Police e-fit expert retiring after 15 years at Bethnal Green
- Credit: Me Police
The man whose graphic imaging finally caught east London’s vicious serial park rapist is finally hanging up his e-fit equipment and retiring.
It was Tony Barnes’ sharp imaging — taken from witnesses' and victims' descriptions — that caught notorious Derry McCann, now currently serving his second life sentence.
Tony, seen above in his own e-fit self portrait, has been working at Bethnal Green police station for the past 15 years after joining the Met from Essex Police.
He’s been the Met’s only e-fit officer for the past eight years, but now hands in his warrant card in March and heads back to the countryside after an eventful career nailing some of London’s most hunted criminals.
Tony would create almost perfect images from witness descriptions which would appear in the press or TV during some of London’s biggest manhunts.
You may also want to watch:
“Either people think of me as the most published artist or I’m the only police officer in London paid to draw pictures all day long,” Tony says with a wry smile. Both are true — although Banksy gets his fair share of column space.
“I’ve been incredibly lucky to do something at work that I love. I use natural creative talents, but also get to meet interesting people.”
- 1 'Vexatious charges': MP turns on accusers after acquittal in fraud trial
- 2 Poplar MP acquitted of Tower Hamlets housing fraud
- 3 East London travel disruption round-up for the week ahead
- 4 Mum plans to use Raine's Foundation site for new East Park church school
- 5 Home Office pours £1m into tackling drug-related problems in East End
- 6 Apsana Begum's ex-husband may be behind housing bids, trial hears
- 7 Unlocked rooms created 'radiation exposure risk' at hospital, inspectors report
- 8 Leyton Orient still looking to add one or two new signings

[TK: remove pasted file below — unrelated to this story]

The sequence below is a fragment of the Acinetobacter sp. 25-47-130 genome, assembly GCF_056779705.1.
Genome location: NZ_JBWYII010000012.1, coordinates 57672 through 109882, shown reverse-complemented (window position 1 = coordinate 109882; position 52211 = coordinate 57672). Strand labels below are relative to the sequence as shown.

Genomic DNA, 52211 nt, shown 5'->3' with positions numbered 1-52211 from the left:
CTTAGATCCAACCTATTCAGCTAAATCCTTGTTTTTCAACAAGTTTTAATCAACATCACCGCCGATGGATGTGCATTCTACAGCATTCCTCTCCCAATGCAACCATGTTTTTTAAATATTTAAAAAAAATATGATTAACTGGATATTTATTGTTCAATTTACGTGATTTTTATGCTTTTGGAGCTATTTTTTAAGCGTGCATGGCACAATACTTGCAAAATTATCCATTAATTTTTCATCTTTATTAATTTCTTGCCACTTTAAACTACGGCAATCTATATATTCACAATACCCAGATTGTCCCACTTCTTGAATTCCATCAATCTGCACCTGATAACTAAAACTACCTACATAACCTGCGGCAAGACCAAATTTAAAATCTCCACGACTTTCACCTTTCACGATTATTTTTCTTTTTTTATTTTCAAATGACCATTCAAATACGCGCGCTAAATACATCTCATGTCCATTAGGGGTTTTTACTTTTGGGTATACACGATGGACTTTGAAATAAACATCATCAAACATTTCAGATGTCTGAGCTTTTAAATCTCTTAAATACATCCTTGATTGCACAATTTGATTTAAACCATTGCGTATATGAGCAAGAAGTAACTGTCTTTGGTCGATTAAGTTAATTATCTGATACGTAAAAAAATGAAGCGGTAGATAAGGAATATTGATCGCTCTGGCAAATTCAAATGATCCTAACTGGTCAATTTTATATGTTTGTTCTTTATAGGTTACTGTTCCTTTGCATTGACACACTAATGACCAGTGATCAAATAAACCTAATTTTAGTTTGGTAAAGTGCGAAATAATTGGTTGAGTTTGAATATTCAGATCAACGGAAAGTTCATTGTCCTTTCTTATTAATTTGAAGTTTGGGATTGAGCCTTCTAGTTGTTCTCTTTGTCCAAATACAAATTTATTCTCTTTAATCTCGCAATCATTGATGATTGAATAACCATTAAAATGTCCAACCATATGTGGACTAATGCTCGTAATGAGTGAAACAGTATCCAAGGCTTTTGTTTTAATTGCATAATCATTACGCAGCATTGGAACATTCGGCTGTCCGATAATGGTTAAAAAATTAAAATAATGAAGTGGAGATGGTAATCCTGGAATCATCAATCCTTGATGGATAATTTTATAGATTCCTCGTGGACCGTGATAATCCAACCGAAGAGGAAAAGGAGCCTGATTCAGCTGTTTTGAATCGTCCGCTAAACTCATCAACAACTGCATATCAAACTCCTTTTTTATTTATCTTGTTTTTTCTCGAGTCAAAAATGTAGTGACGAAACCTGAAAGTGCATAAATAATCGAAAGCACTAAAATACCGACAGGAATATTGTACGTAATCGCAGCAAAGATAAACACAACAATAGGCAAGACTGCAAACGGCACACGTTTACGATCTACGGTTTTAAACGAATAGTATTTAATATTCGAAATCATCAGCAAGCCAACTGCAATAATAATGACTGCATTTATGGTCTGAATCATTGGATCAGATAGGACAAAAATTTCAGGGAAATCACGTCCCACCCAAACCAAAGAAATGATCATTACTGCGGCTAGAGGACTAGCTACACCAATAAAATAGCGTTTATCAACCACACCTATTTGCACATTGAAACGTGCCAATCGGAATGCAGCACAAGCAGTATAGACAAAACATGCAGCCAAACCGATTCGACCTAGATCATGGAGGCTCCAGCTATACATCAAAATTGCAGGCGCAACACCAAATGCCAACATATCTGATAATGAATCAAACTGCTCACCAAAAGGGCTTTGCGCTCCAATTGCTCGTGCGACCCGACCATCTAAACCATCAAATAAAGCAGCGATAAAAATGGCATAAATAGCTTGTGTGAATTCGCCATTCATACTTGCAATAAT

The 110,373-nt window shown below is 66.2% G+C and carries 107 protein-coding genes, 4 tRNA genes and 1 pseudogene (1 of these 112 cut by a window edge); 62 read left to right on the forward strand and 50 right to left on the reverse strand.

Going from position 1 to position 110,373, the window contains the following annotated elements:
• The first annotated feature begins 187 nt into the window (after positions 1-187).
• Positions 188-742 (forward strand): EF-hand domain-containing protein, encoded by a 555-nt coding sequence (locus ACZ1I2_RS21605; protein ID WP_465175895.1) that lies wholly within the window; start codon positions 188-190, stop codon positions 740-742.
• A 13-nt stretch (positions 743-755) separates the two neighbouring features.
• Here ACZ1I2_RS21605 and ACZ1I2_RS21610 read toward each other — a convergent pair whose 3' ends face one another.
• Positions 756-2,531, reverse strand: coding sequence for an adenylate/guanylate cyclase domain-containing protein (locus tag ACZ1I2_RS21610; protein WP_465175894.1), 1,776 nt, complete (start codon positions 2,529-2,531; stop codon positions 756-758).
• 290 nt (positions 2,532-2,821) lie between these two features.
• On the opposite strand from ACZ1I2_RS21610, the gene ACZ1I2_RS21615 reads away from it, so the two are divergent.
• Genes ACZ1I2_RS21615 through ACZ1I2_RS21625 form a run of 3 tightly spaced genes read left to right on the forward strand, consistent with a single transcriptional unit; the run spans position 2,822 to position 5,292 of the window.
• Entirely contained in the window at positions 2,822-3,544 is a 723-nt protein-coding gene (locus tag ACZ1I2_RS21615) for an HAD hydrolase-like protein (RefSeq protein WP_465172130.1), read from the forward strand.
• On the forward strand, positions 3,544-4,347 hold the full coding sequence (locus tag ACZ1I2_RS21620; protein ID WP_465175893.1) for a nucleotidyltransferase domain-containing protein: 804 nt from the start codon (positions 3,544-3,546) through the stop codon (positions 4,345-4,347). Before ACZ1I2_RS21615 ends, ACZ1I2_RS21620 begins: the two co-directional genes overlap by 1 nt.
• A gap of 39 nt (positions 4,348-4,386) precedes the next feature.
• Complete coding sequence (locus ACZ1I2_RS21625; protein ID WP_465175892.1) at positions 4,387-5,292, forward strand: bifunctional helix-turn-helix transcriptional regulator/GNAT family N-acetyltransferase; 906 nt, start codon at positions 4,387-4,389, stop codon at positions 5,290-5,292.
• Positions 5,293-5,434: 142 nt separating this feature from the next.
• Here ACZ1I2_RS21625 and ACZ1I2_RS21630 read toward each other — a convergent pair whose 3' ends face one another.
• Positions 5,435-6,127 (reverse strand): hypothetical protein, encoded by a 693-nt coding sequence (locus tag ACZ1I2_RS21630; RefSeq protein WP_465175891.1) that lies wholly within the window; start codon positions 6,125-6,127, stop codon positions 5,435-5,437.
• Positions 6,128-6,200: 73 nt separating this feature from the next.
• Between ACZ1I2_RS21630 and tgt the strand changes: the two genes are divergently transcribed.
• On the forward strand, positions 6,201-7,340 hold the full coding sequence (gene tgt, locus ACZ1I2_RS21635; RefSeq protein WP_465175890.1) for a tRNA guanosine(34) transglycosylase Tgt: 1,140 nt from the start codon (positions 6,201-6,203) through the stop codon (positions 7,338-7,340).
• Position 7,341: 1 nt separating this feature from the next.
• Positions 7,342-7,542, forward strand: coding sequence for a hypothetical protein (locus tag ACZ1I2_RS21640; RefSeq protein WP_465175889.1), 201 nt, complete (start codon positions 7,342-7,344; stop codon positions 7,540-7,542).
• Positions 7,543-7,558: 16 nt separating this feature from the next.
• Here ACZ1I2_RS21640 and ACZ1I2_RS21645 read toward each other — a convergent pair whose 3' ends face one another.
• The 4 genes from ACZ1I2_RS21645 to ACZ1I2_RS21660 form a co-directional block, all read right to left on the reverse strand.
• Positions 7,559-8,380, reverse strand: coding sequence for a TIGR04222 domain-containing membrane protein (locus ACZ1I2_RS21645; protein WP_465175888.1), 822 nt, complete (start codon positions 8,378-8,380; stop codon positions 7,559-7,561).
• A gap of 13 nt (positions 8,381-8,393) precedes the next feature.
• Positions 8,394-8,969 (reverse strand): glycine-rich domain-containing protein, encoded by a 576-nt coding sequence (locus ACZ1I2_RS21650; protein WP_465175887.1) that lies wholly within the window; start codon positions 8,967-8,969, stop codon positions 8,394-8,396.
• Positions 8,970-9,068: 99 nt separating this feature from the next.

- 9 Dangerously overloaded vans leaving New Spitalfields Market taken off the road
- 10 Jury sent home for the day in MP Apsana Begum's trial on housing fraud charges
He joined up as a Pc, but saw the graphic art opportunity and knew it was right for him, like this e-fit self portrait. Tony has interviewed at least 2,000 people from all backgrounds, all either victims or witnesses to crime.
It was this work that snared a 28-year-old McCann in January 2017 after a vicious rape in Victoria Park when he attacked a woman just hours before marrying his pregnant fiancée. He was jailed for a minimum nine years after pleading guilty in court to three rapes as well as robbery.
But it wasn’t the first long spell inside. McCann was just 17 when he tortured and raped a woman in Mile End Park in 2006 after dragging her down a slope by the lake. He got a life sentence — but was out in 2015 and soon returned to his life of violence against women, and became the subject of Tony Barnes’ e-fit skills.
Sometimes e-fit images fall short of the mark. That's not Tony's fault.
“This is something often forgotten by the press,” he tells you. “I’d be lying if I said I hadn’t laughed at some of the e-fits I’ve seen over the years.
“The truth is that every image you see is not the vision of police officers. It’s what witnesses have described to those officers.
“The artistic skills of some of the composite artists may be lacking at times. But that image only appears for the public if the witness says there is a likeness to the suspect.”
Some very old images look unrealistic by today’s standards, Tony admits. Not all e-fits lead to arrest — but many have led to collars being felt.
“People sometimes ask whether e-fits are still needed today, given the extent of CCTV and other technology. These things have diminished the need for e-fits in some ways, but there are always criminals who lurk in the shadows and manage to evade any camera. That’s where we come in. There will always be a place for what we do.”
Tony has soldiered on alone in his e-fit office in Bethnal Green since 2013. But four new officers have now been given national training accreditation in e-fit art and are currently being taught about all things in the composite image world by a very strict teacher — Tony himself.
Yet not for long. Come March, he’s off to the countryside in a floppy hat and smock, as he describes it, to “paint until the sun goes down”.